Ver. 7. They have cast fire inlo thy sanctuary ] Heb. They have sent thy sanctuary into the fire. So the French Papists, under the conduct of the Guises, dealt by the public meeting houses of the Protestants there, and particularly by that church at Lyons which was called Paradise, Hoc apud Ethnicos erat horrendum. The heathens observed of such as destroyed temples that they commonly came to some fearful end, by thunderbolts or otherwise.
Psa 74:8 They said in their hearts, Let us destroy them together: they have burned up all the synagogues of God in the land.
Ver. 8. Let us destroy them together ] "Them," that is, the saints; let us prey upon them, as hawks do upon doves: or "them," that is, the temples and schools; these the devil ever sought to destroy, as contrary to his kingdom; and so he doth still by the Turks and Papists and other heretics.
They have burnt up all the synayoyues ] These were a kind of chapels of ease to the temple at Jerusalem, and in these the people met frequently, on the sabbath especially, for holy exercises, as we do in our churches. The good centurion built one of these, Luke 7:5 . See James 2:2 .
Psa 74:9 We see not our signs: [there is] no more any prophet: neither [is there] among us any that knoweth how long.
Ver. 9. We see not our signs ] Those testimonies of God’s special favour, the public ordinances, together with the legal ceremonies, which was then Christ in figure, q.d. we are utterly benighted as to thee-ward.
There is no more any prophet, &c. ] Hence some conclude that this psalm was written about the end of the Babylonish captivity, when there was Chathimath Chazon, a sealing up of prophecy, as Daniel 12:9 , unless it were so that they had prophets, Jeremiah, Ezekiel, Daniel, &c., but took no notice of them, through extremity of calamity, as Isaiah 59:10 .
Neither is there among us any ] The want of the word, the stopping of the true ministers’ mouths, &c., should touch us to the quick.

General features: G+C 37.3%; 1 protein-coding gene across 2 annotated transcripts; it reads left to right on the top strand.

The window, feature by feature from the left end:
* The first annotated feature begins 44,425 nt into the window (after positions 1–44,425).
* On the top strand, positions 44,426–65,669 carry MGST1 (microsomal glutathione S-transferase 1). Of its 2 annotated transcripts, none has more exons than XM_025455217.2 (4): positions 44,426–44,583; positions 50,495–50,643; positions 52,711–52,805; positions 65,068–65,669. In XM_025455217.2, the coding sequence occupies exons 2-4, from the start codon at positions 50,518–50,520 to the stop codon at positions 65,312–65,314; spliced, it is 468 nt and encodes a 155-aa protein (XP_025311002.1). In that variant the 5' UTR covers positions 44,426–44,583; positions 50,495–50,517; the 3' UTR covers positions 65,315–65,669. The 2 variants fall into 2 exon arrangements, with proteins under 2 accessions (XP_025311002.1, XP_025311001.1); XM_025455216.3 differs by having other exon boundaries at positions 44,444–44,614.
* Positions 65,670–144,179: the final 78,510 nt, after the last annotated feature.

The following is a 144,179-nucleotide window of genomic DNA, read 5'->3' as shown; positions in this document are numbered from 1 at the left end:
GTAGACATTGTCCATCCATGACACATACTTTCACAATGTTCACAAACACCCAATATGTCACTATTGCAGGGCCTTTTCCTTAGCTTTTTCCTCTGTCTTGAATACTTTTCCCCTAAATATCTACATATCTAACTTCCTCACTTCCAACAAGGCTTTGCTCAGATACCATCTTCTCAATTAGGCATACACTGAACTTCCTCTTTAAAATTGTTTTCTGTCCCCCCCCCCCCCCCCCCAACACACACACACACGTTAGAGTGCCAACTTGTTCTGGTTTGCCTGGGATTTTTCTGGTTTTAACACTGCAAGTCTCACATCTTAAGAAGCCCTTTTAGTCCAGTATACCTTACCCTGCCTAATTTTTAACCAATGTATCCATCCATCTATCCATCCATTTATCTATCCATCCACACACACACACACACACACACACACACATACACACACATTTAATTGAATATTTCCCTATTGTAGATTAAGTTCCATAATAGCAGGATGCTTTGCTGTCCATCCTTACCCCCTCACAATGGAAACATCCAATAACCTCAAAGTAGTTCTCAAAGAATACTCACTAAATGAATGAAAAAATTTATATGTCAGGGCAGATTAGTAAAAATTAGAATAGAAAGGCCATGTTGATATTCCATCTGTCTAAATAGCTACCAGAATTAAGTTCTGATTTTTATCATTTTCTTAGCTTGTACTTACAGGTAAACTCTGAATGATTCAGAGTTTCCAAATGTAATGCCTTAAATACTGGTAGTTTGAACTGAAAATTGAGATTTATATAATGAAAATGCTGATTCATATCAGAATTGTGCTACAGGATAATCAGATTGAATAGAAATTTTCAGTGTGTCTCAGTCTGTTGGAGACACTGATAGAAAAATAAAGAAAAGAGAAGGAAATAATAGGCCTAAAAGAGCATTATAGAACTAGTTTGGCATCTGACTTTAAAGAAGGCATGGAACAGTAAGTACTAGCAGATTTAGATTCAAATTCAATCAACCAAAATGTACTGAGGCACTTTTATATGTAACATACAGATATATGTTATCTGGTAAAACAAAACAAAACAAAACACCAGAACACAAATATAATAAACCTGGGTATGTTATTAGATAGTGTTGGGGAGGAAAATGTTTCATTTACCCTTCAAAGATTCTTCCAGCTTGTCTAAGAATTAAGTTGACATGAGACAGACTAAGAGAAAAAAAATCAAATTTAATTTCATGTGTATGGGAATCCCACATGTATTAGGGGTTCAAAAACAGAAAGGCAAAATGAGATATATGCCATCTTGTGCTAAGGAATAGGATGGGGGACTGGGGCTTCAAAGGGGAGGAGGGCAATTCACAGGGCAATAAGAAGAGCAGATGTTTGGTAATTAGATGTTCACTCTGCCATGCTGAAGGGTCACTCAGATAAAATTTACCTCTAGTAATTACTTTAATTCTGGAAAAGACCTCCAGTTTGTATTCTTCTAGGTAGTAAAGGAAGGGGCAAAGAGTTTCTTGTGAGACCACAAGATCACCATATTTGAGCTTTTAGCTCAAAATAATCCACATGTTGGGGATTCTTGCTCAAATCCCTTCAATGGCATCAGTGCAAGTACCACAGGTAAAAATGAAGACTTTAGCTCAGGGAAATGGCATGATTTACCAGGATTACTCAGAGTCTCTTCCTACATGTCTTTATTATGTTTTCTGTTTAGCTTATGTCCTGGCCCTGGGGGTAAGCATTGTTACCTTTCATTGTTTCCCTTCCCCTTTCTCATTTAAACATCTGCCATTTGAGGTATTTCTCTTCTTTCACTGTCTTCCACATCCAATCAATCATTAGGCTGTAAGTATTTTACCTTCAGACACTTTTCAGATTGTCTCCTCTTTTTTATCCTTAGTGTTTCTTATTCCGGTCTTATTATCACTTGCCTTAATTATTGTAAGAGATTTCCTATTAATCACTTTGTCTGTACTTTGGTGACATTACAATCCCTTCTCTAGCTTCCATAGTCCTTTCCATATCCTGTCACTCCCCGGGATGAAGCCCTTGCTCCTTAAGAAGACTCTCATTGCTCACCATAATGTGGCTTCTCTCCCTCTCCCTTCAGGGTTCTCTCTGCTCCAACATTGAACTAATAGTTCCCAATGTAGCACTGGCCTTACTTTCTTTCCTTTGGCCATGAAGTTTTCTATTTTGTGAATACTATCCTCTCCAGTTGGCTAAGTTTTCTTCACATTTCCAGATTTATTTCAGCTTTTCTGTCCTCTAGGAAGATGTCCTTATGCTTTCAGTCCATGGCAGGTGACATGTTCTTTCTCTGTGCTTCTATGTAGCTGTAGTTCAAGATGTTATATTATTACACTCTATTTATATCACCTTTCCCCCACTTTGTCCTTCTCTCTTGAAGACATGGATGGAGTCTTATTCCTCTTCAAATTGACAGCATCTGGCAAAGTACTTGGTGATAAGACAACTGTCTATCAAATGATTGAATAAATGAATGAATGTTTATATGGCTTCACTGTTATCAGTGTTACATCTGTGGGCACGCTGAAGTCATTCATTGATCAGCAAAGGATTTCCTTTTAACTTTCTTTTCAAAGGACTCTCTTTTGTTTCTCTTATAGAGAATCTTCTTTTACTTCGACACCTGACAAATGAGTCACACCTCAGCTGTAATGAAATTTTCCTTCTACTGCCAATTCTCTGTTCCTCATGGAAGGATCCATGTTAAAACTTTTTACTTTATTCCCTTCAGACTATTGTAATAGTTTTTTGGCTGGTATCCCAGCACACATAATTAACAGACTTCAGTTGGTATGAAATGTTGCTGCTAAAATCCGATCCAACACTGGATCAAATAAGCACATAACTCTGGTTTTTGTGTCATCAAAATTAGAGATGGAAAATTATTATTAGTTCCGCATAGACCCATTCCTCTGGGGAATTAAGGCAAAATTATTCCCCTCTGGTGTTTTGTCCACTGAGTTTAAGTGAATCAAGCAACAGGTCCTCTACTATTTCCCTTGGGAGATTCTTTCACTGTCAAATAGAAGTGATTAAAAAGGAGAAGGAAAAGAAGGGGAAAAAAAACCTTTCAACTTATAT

Psa 74:10 O God, how long shall the adversary reproach? shall the enemy blaspheme thy name for ever?
Ver. 10. O God, how long shall the adversary reproach? ] When they had none to tell them how long their miseries should last, they could turn them to God to inquire (such is the boldness of faith), and withal to require of him speedy help, since himself else were likely to suffer in his glory, as a God not able to help and befriend his people.
Psa 74:11 Why withdrawest thou thy hand, even thy right hand? pluck [it] out of thy bosom.
Ver. 11. Why withdrawest thou thy hand ] Some by hand understand the left hand, and so both hands are withdrawn, yea, held behind ( retrovertis ), after the manner of those that have little to do, and less to care for.
Out of thy bosom ] Another posture to the same purpose, Proverbs 19:24 ; Proverbs 26:15 .
Psa 74:12 For God [is] my King of old, working salvation in the midst of the earth.
Ver. 12. For God is my Kiny of old ] He is the same yesterday, today, and for ever. I doubt not, therefore, but he will see to the safety of his loyal subjects.
Working salvation in the midst of the earth ] i.e. Openly, and to the view of all. Jerusalem is in the midst of Judaea, and Judaea is in the midst of the earth; the very centre and navel of the habitable world, say the Fathers; it joineth those of the east to the west by the midland sea, and those of the north to the south by the same sea, running out as far as the Lake of Maeotis, very far north, and by the Red Sea descending very low into the south. This country, therefore, God seemeth purposely to have espied out, as himself speaketh, that therehence he might send abroad salvation into all parts. And hereabout some gather from Joel 3:2 . Christ will sit to judge the world at the last day, Psalms 50:1-2 .
Psa 74:13 Thou didst divide the sea by thy strength: thou brakest the heads of the dragons in the waters.
Ver. 13. Thou didst divide the sea, &c. ] "Thou" in this and the following verses is emphatic and exclusive, q.d. thou, and none but thou.
Thou brakest the heads of the dragons ] Or crocodiles. So he calleth Pharaoh’s chieftains, who were Satan’s swordmen, and with him had their heads broke at the Red Sea.
Psa 74:14 Thou brakest the heads of leviathan in pieces, [and] gavest him [to be] meat to the people inhabiting the wilderness.
Ver. 14. Thou brakest the heads of leviathan ] i.e. Of Pharaoh himself. See Isa 26:1 Ezekiel 29:3 . Egypt is situated between two seas; and a great part of it overflowed by the river Nile. Pharaoh, therefore, is fitly compared to the master fish, and his captains to crocodiles.
And gavest him to be meat to the people inhabiting the wilderness ] i.e. To the birds and wild beasts, who fed upon the dead carcases of the Egyptians cast upon the shore; the Israelites having first taken the spoil of them, whereby they were provided of many necessaries for their voyage toward Canaan.